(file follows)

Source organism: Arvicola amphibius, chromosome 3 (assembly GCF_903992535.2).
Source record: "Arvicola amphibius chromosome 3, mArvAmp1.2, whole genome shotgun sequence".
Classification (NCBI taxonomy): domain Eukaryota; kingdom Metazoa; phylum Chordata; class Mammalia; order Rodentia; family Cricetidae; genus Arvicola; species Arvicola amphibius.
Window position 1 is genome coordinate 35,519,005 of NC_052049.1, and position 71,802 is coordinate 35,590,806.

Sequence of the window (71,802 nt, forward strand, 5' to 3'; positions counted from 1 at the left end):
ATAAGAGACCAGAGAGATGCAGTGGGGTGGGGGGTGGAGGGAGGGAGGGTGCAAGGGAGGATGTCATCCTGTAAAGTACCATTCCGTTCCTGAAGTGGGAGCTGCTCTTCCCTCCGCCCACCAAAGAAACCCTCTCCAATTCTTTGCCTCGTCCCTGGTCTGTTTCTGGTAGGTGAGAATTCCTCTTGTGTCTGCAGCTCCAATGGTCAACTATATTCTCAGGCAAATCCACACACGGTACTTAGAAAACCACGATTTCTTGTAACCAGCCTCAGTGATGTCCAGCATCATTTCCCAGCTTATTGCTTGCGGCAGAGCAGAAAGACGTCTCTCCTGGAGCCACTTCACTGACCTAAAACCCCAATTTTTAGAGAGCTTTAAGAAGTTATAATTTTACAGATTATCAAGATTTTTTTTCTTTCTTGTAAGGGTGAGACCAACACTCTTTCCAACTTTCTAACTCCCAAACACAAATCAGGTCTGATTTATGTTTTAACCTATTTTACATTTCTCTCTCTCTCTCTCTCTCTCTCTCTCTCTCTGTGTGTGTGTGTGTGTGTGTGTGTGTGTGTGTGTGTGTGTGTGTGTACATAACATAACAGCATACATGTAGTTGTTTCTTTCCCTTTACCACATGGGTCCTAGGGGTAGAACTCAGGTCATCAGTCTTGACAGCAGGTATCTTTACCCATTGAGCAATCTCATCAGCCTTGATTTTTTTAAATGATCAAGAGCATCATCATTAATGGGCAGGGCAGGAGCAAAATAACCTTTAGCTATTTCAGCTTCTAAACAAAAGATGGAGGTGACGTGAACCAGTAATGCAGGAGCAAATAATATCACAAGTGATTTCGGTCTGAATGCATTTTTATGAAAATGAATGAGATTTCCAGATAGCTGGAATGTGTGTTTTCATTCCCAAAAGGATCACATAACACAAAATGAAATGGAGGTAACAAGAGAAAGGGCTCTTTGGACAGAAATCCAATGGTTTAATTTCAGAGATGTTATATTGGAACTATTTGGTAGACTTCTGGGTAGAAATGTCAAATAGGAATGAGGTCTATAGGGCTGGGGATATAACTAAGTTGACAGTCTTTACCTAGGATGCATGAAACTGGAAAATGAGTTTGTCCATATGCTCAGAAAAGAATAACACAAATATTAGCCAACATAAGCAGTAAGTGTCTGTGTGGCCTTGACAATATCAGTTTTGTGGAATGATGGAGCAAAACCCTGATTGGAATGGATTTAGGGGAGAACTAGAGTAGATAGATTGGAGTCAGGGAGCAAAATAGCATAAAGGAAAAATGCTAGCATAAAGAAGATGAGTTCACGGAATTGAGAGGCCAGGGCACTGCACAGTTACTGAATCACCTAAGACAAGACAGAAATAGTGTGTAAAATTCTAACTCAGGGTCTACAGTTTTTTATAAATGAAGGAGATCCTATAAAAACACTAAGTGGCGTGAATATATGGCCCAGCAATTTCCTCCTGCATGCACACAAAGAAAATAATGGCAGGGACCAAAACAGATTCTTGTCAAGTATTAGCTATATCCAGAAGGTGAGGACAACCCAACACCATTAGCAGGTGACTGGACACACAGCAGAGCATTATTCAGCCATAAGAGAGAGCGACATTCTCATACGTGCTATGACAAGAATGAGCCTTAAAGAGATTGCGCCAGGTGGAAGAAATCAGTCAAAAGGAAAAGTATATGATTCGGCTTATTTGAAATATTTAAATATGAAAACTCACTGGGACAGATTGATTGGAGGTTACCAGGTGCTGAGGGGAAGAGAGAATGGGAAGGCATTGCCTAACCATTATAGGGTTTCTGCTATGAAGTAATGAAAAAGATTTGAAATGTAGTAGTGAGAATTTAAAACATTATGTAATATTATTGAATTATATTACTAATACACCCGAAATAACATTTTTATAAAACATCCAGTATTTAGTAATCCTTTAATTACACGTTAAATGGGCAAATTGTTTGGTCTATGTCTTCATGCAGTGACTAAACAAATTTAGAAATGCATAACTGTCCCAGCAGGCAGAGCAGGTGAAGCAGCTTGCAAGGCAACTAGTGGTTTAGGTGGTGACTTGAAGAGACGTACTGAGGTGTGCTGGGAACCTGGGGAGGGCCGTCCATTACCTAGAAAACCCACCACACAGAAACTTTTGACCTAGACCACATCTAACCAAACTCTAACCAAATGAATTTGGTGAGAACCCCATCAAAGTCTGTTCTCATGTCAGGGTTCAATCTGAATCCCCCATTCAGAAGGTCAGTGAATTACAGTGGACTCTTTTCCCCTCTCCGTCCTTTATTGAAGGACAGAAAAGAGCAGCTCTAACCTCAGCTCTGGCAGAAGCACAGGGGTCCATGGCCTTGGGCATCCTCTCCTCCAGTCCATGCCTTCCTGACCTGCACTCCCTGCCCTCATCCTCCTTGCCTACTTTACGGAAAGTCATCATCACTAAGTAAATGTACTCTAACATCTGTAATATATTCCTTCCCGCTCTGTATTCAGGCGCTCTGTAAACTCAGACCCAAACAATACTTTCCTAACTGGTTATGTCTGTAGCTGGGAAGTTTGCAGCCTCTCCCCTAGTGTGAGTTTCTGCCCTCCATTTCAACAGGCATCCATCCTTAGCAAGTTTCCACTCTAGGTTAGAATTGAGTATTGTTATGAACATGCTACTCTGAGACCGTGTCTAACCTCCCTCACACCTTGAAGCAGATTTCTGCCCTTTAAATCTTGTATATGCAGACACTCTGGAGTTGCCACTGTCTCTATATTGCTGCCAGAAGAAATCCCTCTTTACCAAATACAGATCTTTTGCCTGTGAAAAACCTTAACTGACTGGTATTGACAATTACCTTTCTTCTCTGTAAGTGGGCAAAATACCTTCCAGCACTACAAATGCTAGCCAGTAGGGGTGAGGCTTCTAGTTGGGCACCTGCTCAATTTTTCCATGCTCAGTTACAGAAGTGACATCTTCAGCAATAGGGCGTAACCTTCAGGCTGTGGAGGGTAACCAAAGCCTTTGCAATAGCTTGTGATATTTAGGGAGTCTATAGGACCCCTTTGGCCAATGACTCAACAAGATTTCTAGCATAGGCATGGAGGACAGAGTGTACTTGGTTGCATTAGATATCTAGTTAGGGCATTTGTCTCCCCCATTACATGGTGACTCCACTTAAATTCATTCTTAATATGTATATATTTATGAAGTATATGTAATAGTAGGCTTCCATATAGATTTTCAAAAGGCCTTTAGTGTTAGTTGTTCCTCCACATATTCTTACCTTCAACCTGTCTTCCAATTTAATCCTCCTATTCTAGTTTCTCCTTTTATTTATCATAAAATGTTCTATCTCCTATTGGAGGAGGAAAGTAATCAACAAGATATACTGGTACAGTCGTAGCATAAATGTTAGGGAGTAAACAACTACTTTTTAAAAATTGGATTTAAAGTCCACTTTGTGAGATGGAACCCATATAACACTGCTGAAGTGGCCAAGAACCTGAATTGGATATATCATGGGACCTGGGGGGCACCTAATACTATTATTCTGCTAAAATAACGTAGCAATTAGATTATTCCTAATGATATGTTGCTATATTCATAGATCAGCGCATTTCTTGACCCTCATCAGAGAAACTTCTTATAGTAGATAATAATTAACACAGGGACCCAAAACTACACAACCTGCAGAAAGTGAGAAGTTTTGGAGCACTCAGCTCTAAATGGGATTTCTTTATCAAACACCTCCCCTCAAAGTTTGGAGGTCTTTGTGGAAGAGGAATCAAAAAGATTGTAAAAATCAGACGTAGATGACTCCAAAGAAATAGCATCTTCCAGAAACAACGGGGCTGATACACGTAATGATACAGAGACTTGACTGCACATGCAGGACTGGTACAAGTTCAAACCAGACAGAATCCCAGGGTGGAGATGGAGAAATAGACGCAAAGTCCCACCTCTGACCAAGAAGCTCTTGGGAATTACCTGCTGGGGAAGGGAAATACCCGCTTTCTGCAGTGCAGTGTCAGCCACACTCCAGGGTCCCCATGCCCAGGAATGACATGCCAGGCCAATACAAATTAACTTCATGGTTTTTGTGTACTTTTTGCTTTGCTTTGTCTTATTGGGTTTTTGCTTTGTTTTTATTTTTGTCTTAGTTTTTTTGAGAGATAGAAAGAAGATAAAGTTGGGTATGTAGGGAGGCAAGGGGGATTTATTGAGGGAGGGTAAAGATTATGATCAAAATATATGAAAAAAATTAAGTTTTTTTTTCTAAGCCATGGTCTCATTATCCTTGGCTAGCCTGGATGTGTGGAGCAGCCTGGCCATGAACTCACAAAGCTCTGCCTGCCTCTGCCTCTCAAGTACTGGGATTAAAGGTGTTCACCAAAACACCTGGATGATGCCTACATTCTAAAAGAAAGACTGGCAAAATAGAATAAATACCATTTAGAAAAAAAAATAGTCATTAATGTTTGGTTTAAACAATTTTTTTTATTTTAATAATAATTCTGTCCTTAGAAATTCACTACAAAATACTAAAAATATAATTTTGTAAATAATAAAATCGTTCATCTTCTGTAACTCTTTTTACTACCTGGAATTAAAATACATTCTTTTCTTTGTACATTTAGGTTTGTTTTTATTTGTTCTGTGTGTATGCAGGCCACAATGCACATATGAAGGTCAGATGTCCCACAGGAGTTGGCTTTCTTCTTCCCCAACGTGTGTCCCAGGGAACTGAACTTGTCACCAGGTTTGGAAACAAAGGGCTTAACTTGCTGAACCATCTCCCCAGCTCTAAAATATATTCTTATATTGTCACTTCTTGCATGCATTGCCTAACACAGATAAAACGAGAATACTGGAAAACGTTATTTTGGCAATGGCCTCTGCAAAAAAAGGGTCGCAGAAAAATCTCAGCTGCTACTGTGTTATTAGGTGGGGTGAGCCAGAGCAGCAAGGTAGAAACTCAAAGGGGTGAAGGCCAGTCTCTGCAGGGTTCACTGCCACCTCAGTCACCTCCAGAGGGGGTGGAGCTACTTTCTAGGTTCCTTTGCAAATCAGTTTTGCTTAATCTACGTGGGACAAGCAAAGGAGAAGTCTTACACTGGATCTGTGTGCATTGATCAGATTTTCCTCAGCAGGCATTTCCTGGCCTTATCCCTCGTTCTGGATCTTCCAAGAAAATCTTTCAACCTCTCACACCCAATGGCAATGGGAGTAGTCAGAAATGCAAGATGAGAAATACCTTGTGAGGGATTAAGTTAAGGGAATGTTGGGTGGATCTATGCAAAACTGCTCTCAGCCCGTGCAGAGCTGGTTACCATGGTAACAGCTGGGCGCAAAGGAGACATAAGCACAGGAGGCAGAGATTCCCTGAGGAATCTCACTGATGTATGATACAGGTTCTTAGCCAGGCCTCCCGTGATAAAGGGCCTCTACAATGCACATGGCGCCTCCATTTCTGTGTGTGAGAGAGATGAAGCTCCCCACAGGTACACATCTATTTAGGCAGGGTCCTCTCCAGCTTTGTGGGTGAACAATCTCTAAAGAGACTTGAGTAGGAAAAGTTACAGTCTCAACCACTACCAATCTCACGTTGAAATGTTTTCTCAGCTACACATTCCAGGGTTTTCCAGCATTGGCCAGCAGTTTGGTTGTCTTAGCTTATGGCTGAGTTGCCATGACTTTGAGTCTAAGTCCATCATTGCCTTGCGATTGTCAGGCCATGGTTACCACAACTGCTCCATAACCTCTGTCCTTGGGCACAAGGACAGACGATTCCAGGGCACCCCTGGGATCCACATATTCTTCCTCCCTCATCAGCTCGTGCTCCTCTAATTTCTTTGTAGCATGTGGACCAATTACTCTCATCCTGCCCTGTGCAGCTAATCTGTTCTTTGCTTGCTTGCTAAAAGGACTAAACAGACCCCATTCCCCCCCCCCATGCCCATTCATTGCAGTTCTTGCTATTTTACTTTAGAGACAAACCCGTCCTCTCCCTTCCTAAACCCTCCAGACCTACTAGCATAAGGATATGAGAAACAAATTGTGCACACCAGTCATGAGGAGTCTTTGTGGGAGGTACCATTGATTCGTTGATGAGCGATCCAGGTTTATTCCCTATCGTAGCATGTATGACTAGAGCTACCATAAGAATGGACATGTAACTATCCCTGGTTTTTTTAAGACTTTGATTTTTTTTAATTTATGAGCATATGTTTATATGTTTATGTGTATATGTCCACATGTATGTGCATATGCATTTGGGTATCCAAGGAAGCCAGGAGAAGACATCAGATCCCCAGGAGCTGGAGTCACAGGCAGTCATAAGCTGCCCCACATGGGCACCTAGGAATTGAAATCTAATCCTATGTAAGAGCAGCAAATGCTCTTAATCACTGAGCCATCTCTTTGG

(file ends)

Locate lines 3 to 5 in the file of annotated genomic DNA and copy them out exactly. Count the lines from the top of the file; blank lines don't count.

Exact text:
Classification (NCBI taxonomy): domain Eukaryota; kingdom Metazoa; phylum Chordata; class Mammalia; order Rodentia; family Cricetidae; genus Arvicola; species Arvicola amphibius.
Window position 1 is genome coordinate 35,519,005 of NC_052049.1, and position 71,802 is coordinate 35,590,806.

Sequence of the window (71,802 nt, forward strand, 5' to 3'; positions counted from 1 at the left end):